In the book of Hebrews, chapter 11 describes what faith looks like. It provides examples from the bible of people who had such strong faith even when those around them would turn from God’s promises if put in the same situation as to assure their own safety, freedom, or their own life. We can find endless examples of this kind of faith; through Abel, Enoch, Noah, Abraham, Isaac, Jacob, and Sarah.
“All of these faithful ones died without receiving what God had promised them, but they saw it all from a distance and welcomed the promises of God,” says verse 13. This reminds me that, everyone has the opportunity to influence someone else so vastly that their impact could very well change that person’s life completely. And, like these biblical characters, we may never even know or see the effects of our actions.

Now, there are two sides to this influence and I have touched upon them in the past. Obviously our words and our actions toward others can be so hurtful and condescending that they can lead someone into such deep emotions that they are scarred for the remainder of their life through such things like anorexia, depression, cutting, addictions, or even suicide.

But today, I want to look at the positive influence we can have on people. And this has been triggered by some of the guest groups I worked with during the Spring here at camp.

We have some pretty close interactions with the students while they are here; playing games, doing activities, eating together. We spend lots of time together. And it’s really pretty amazing because, on day one we know no one. These kids are all new to us, and we have the choice to either just be their leaders, go through the motions and dream about our evening time off, or we can choose to get to know the kids, treat them as our friends, and really make our time with them less like a job and more as a friendship. And it’s such a blessing to see the results of those efforts.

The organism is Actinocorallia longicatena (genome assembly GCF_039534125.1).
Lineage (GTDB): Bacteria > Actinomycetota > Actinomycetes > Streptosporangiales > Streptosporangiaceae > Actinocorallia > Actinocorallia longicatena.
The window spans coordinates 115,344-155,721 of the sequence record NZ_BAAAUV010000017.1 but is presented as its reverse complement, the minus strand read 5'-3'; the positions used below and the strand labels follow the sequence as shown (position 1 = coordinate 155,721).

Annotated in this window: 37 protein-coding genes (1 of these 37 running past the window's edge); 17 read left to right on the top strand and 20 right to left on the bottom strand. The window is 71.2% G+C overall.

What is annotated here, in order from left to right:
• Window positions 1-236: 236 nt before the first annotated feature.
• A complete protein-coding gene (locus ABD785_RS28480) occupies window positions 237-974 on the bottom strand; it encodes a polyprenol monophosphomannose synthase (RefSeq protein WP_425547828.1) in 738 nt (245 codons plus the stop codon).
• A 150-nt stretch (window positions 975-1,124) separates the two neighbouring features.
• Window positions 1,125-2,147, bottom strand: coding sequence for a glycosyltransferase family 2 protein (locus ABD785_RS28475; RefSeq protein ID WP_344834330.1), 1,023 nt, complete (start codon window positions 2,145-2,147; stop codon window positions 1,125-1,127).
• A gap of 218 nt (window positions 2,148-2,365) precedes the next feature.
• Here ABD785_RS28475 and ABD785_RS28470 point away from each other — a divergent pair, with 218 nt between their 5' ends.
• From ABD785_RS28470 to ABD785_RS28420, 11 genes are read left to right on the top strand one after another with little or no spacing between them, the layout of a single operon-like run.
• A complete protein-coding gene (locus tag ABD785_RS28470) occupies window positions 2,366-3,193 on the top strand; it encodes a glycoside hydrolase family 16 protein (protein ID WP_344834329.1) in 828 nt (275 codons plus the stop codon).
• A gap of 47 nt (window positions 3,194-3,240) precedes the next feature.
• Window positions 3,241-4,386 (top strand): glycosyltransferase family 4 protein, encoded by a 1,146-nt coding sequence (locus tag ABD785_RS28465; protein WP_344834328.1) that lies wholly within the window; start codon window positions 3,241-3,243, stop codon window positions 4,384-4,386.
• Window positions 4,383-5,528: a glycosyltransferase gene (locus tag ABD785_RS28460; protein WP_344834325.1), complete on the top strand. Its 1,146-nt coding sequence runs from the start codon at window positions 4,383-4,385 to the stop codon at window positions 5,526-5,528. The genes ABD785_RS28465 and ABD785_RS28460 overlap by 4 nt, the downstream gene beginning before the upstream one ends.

As one group was getting ready to leave, a young eighth grader by the name of Shaina, who had been in my small group for the past four days, approached me and asked, “Ben, when will I ever see you again?” As I told her that she just needed to come back in the summer and she could see me, she replied, “But you will be at the boys camp. I won’t see you even if I come to camp. I won’t see any of you ever again. Honestly, you guys are just so great, and so nice and so funny, you made me feel so important –like, I’m going to start to cry right now because I’ll probably never see you ever again in my whole life.”
A few groups before this, I was walking with a grade seven student. This group had already been at camp for a couple days, and this student had not been in my small group, but I did help instruct his group for one activity. As we were walking and talking, I said his name. As many students are quick to ask, ‘how do you know my name?’ this student posed a different comment. “That’s really impressive that you remember my name. I mean, I’ not even in my group yet you still have made the effort to get to know me well enough that you see me and can call me by name. I’ve been to some other camps and the staff there are just there to work and never get to know us. But you guys… you guys are different. You care about us, and that’s so cool.”

One of the last groups that we had this spring was just great. We had a lot of fun with them, and made some good friendships with them. Like a couple of the other groups, this group had a few students that even decided to add a couple of us as their friends to their Facebook page the day they got home. But this group in particular did something that really caught me off guard. As we were saying goodbye to them, they all piled onto their coach bus to begin their long drive back home. But before the doors closed, a large group of them filed back off the bus, camera’s in hand and wanted to take our picture. So, as their group leaders, we huddled in close with some of the students as well, and we smiled for the cameras. Even some of the teachers and parents were taking our pictures.

When I think of cameras, I think of capturing a moment. I think a photograph is a memory that can never be forgotten. And this is exactly what these kids were trying to obtain. We only had four days to get to know these kids, and in the end we became such role models and friends to these kids, that they wanted to get our pictures. They didn’t want to forget us. They associated their great camp retreat with the staff that worked directly with them. Staff that cared about them, and wanted to build friendships with them. Staff that, as one teacher put it, “are clearly not here for the money. You care about our kids, and we can totally see that that is because of your faith. Thank you so much, we will never forget you, and please send up a prayer every once and a while for us.” This coming from a teacher with a minimal faith background.